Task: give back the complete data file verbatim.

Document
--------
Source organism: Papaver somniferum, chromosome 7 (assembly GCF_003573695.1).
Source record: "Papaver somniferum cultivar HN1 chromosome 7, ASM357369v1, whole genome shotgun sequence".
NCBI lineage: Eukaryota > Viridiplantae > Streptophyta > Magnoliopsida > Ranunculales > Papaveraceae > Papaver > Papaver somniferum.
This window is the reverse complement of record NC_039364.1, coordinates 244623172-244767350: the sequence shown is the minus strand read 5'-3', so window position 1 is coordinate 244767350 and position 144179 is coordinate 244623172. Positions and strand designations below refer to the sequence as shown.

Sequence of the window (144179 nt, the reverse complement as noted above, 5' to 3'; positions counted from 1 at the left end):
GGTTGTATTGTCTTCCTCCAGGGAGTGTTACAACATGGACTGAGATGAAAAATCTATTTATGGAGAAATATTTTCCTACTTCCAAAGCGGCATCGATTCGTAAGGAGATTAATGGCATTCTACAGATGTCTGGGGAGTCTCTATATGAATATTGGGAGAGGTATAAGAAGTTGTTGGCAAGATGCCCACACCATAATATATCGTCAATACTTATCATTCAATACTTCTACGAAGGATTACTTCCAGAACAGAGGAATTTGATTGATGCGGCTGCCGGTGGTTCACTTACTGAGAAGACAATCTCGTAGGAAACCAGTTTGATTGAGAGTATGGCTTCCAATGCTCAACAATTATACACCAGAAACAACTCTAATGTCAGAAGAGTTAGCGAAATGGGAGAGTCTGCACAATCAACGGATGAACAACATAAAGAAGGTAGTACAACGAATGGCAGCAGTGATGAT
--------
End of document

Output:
Source organism: Papaver somniferum, chromosome 7 (assembly GCF_003573695.1).
Source record: "Papaver somniferum cultivar HN1 chromosome 7, ASM357369v1, whole genome shotgun sequence".
NCBI lineage: Eukaryota > Viridiplantae > Streptophyta > Magnoliopsida > Ranunculales > Papaveraceae > Papaver > Papaver somniferum.
This window is the reverse complement of record NC_039364.1, coordinates 244623172-244767350: the sequence shown is the minus strand read 5'-3', so window position 1 is coordinate 244767350 and position 144179 is coordinate 244623172. Positions and strand designations below refer to the sequence as shown.

Sequence of the window (144179 nt, the reverse complement as noted above, 5' to 3'; positions counted from 1 at the left end):
GGTTGTATTGTCTTCCTCCAGGGAGTGTTACAACATGGACTGAGATGAAAAATCTATTTATGGAGAAATATTTTCCTACTTCCAAAGCGGCATCGATTCGTAAGGAGATTAATGGCATTCTACAGATGTCTGGGGAGTCTCTATATGAATATTGGGAGAGGTATAAGAAGTTGTTGGCAAGATGCCCACACCATAATATATCGTCAATACTTATCATTCAATACTTCTACGAAGGATTACTTCCAGAACAGAGGAATTTGATTGATGCGGCTGCCGGTGGTTCACTTACTGAGAAGACAATCTCGTAGGAAACCAGTTTGATTGAGAGTATGGCTTCCAATGCTCAACAATTATACACCAGAAACAACTCTAATGTCAGAAGAGTTAGCGAAATGGGAGAGTCTGCACAATCAACGGATGAACAACATAAAGAAGGTAGTACAACGAATGGCAGCAGTGATGAT